In a forum I frequent, a player recently had a simple, yet reasonable question:
Are slot machines required to give a jackpot?
Regular readers may know the answer to this already, but let’s dive in:
STATUS: Slots aren’t required to pay jackpots, for a variety of reasons, but if they’re designed to have payouts that exceed the handpay limit, there has to be a way for them to be hit within the combination of possibilities.
When it comes to the design of slot machines, there’s a couple of things to consider around this question. The first is whether a slot is designed to reach the handpay limit at all. There are plenty of slot machines whose max payouts do not reach a handpay, which I’ve written about here previously.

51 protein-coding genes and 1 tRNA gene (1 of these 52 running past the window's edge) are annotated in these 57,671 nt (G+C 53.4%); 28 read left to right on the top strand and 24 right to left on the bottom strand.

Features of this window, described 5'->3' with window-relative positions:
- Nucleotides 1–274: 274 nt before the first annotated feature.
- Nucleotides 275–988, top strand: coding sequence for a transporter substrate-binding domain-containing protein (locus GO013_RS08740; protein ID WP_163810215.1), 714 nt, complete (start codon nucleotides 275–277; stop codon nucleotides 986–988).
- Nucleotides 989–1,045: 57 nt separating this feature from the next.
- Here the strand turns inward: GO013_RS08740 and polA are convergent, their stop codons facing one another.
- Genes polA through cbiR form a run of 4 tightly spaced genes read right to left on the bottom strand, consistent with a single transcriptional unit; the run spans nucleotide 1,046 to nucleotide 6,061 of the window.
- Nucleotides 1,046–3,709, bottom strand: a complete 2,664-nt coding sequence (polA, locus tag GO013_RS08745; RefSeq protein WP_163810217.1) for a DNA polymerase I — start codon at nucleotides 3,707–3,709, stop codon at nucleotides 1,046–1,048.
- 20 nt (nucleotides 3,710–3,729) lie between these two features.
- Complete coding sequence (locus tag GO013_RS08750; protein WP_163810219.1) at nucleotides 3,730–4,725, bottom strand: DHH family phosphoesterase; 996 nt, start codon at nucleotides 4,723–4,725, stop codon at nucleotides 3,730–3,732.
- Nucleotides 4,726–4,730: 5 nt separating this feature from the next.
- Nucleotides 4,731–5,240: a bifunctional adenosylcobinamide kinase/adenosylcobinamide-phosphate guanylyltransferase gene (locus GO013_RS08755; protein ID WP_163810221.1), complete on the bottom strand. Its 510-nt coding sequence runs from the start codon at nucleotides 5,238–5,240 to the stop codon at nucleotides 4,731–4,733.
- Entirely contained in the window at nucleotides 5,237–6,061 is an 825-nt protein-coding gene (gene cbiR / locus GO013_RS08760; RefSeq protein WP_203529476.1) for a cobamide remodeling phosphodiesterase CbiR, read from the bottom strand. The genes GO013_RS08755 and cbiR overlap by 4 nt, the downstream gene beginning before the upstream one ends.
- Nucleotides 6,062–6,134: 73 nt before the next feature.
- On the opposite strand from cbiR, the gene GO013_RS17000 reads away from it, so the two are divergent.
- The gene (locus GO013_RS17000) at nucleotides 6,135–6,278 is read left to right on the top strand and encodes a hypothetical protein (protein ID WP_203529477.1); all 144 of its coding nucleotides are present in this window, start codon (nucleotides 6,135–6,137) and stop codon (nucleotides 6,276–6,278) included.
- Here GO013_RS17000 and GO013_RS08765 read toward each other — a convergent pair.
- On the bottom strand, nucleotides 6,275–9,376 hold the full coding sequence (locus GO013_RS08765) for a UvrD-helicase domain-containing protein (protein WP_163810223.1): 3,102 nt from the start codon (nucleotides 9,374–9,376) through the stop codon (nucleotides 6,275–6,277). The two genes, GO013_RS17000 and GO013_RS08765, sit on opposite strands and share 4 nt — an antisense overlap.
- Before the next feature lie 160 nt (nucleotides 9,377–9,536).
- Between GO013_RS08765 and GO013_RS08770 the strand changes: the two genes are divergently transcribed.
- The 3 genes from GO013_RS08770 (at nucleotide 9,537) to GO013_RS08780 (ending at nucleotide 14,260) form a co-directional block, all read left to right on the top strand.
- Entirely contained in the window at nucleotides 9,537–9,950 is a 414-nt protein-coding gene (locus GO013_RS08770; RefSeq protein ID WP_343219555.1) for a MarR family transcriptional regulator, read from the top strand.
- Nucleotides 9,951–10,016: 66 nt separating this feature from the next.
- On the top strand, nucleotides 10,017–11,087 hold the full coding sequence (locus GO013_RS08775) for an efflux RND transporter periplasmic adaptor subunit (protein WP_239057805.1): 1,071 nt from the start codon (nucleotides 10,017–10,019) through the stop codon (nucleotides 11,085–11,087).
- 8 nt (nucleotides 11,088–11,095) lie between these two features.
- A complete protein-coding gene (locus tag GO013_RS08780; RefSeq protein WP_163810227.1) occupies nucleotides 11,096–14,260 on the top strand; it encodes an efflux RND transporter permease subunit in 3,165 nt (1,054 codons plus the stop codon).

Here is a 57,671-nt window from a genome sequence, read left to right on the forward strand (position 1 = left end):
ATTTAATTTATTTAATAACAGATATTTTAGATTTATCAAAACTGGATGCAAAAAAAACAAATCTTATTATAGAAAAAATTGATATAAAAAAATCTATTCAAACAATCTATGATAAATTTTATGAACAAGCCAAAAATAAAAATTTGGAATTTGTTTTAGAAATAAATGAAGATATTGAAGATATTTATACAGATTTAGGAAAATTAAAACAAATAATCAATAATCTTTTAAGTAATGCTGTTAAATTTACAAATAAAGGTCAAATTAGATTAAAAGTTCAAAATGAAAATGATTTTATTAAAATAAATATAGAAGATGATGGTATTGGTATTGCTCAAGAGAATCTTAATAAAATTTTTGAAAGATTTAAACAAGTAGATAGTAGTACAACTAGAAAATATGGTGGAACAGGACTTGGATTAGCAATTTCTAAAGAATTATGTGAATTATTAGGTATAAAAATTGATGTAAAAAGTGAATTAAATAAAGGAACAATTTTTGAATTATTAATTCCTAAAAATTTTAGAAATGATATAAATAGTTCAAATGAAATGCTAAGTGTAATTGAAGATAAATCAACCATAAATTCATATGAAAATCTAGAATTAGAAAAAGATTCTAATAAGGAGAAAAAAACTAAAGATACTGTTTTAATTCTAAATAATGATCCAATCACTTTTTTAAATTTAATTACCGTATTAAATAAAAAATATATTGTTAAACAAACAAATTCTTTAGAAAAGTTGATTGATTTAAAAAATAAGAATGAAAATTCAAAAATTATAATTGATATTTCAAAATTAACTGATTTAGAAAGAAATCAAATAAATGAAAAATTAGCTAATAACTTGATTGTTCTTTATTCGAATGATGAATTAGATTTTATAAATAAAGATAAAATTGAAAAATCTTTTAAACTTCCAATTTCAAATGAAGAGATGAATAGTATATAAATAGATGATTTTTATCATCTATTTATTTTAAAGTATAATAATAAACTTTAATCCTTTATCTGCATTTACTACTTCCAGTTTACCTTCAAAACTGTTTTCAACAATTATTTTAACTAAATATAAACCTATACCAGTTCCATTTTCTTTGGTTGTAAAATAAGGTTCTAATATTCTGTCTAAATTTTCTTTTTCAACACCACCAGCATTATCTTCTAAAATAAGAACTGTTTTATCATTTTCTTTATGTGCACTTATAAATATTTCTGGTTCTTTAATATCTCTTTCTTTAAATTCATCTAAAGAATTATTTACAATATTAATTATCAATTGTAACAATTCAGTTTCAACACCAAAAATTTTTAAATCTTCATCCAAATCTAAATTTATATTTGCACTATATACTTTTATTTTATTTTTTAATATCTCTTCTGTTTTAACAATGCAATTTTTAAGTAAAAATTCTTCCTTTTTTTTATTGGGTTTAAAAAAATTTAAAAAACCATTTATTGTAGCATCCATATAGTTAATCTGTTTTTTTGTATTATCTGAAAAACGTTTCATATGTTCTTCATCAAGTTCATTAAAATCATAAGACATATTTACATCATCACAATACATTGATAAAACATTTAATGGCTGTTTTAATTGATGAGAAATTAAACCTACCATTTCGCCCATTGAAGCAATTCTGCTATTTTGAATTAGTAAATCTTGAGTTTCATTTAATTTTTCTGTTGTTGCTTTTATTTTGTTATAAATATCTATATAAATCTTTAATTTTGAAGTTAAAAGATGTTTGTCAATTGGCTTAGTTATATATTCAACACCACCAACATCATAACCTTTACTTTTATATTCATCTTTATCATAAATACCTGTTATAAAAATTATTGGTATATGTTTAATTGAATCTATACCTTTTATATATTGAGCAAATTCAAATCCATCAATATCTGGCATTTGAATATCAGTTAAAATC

So, in the strictest sense, slots aren’t required to give any jackpots, especially if they’re not designed to reach that high. Fair enough, right?
But if a game does have a handpay-sized payout on there, do they have to pay it? If it’s on the pay table or listed as something available to the player, regulations will require some way for it to be triggered.
Some regulations have historically defined a limit to what the top payout’s odds can be, to avoid it being impossibly difficult, but we know that games like Megabucks can be incredibly difficult to win, so those odds can certainly be quite minute.
But minute odds doesn’t mean never, so when it comes to whether they can be designed to never handpay, the only scenario would be if the game doesn’t offer such a large payout to begin with.
You can’t look at a slot machine and have a complete understanding of how often a jackpot will pay, but like the various ways a game shows its potential volatility, you can get an indication of how good or bad the chances of a handpay will be.